Every year, numerous criminal cases are re-opened due to evidence offered by DNA testing, leading to convictions or exonerations of long past crimes. The chances of other suspects featuring the same DNA profile are quoted as ‘billions to one’, making it an accurate way of proving that an individual was present and (often) involved in the crime.
Of course, DNA evidence hasn’t always been present as a traditional form of police investigation, and it took several cases before confidence was instilled in the public.
Conviction of Colin Pitchfork, 1988
The first crime to offer a conviction based on DNA evidence is that of Colin Pitchfork, sentenced to life imprisonment for the murder of two 15-year-old girls. The initial suspect, Richard Buckland, was intensely questioned by police - he subsequently confessed to one of the murders, but continued to maintain his innocence for the other.
Looking to get a conviction, the police turned to Dr Alec Jeffreys of the local university after hearing about his work relating to DNA. He agreed to create a DNA profile from samples found at both crime scenes and compare them with samples taken from Mr Buckland. The end result showed that Buckland was actually innocent of both crimes, making him the first person to be proven innocent based on DNA evidence.
In desperation to find the guilty party, saliva samples were taken from thousands of men but a match wasn’t found. A few weeks later, a woman reported to the police that she’d overheard a conversation suggesting a man had been paid £200 to take the place of one Colin Pitchfork, meaning that his sample was false. Pitchfork was re-tested, and it was confirmed that he was the killer.
This case highlights the importance of DNA evidence in many different ways.
Buckland would most certainly have been convicted of the crime he confessed to, had DNA evidence not proven his innocence. The lack of knowledge from the general public meant that the initial swab was dodged by the culprit – consider how people would react to a friend or coworker asking them to take a DNA test on their behalf today. Finally, the DNA match proved that Pitchfork had been involved in the sexual assault and subsequent murder of both girls. It was the first case solved by forensics of this kind in the world.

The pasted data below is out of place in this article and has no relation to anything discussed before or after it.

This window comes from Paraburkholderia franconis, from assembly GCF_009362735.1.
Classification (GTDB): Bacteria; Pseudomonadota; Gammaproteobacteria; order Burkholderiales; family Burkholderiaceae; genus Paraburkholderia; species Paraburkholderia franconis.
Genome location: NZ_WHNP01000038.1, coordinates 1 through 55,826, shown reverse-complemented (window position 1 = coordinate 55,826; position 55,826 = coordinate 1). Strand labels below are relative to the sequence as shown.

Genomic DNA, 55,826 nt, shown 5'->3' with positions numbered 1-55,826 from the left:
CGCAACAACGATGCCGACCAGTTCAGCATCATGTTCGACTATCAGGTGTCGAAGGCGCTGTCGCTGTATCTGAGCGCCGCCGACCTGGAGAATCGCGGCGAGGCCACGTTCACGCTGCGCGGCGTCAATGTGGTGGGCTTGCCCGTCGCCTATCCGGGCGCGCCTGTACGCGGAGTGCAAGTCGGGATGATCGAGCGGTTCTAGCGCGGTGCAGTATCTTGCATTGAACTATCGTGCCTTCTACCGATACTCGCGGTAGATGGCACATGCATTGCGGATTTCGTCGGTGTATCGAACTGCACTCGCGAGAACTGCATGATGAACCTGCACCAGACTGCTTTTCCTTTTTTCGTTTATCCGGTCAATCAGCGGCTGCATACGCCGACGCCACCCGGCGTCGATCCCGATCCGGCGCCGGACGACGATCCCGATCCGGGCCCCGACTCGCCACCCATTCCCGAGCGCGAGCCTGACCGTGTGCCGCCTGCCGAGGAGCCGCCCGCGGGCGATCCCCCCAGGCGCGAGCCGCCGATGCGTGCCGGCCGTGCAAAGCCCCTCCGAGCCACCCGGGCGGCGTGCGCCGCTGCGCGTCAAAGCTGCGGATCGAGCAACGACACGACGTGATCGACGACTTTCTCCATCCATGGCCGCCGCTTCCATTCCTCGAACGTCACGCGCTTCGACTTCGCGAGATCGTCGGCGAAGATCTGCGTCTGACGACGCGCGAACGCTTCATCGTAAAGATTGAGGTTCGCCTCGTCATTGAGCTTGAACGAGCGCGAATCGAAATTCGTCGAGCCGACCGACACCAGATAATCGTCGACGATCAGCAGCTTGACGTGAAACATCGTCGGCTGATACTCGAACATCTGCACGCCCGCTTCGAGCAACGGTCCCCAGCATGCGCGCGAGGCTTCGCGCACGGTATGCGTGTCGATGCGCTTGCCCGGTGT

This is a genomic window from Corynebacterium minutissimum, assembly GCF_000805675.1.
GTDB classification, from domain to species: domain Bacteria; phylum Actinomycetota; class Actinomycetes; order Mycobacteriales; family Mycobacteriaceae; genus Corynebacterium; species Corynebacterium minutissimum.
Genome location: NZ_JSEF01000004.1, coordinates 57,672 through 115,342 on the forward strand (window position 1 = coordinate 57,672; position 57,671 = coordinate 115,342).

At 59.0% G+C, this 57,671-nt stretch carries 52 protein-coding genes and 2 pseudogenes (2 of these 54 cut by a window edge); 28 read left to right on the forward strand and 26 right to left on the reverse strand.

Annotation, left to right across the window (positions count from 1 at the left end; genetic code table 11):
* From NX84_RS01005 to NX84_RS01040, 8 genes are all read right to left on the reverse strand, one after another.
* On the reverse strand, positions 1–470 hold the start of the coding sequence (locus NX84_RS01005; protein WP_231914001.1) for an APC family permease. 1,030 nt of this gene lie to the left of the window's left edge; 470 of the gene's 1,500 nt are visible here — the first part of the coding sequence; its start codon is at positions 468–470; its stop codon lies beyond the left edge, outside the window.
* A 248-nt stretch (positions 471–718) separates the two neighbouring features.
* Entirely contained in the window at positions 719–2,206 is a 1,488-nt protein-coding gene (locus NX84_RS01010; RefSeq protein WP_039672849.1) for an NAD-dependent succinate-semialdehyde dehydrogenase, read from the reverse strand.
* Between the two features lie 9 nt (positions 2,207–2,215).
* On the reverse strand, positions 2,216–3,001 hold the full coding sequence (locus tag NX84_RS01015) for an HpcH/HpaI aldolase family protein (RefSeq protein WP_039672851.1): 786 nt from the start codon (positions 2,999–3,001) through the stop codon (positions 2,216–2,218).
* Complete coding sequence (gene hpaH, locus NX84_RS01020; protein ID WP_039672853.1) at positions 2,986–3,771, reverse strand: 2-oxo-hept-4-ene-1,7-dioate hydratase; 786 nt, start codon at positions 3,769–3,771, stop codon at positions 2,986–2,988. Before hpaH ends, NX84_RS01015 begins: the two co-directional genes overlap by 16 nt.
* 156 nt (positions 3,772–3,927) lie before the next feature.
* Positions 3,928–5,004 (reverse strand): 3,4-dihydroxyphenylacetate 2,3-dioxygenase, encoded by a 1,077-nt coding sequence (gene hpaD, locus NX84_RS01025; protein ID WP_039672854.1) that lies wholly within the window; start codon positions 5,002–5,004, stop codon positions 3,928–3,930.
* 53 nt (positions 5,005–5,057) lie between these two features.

Development of Low Copy Number
The restriction of early DNA forensics was the need for relatively large samples. In some cases, particularly in the early 90s, forensic scientists would be confronted with samples that they knew would not be enough to create an adequate DNA profile. In the case of Marion Crofts, who was raped and murdered in 1981, there was no way to profile her killer, even with samples left on her clothes. Instead, the evidence was kept in a sealed condition until DNA forensics had advanced to a point where the cold case could be reopened and the samples could be used.
Low Copy Number is a DNA profiling technique that is more sensitive than others used in forensics, meaning that it can create a profile from a small amount of material, sometimes just a few cells. A DNA profile was taken in 1999 from the clothes and in 2001 they discovered a match with a man brought in for domestic assault. His name was Tony Jasinskyj and he was jailed for life in 2002, twenty years after the initial murder, all thanks to the careful consideration of those who sealed the evidence back in 1981.
Today, DNA profiling is so sensitive that it can be used to solve cases decades old, where samples are minimal and must be sought through specific means. In fact, 2014 saw the conviction of Angus Sinclair for the murders of Christine Eadie and Helen Scott in 1977 (commonly referred to as the World’s End murders). Using another recent development in forensics known as white-light-technology, evidence was scanned carefully to reveal that items used to restrain the women retained particles of DNA. The evidence linked Sinclair to the crimes, closing the case after nearly 40 years.
DNA is Still Closing Cases
Improvements made regarding DNA collection procedures and the sensitivity of these tests means that we have more faith in DNA testing than ever before with new convictions and exonerations happening with greater regularity.
As with the World’s End murders, we can see that forensic technology continues to move forwards in terms of discovering and testing samples. This gives the public confidence in criminal procedures and the validity of convictions. It also assists greatly with cold cases, where police are able to reach back and help solve crimes where samples were present but unable to assist in convictions. With this kind of forensic ability behind them, we’re sure that the World’s End Murders won’t be the only long-standing crime being put to bed with justice finally being served.
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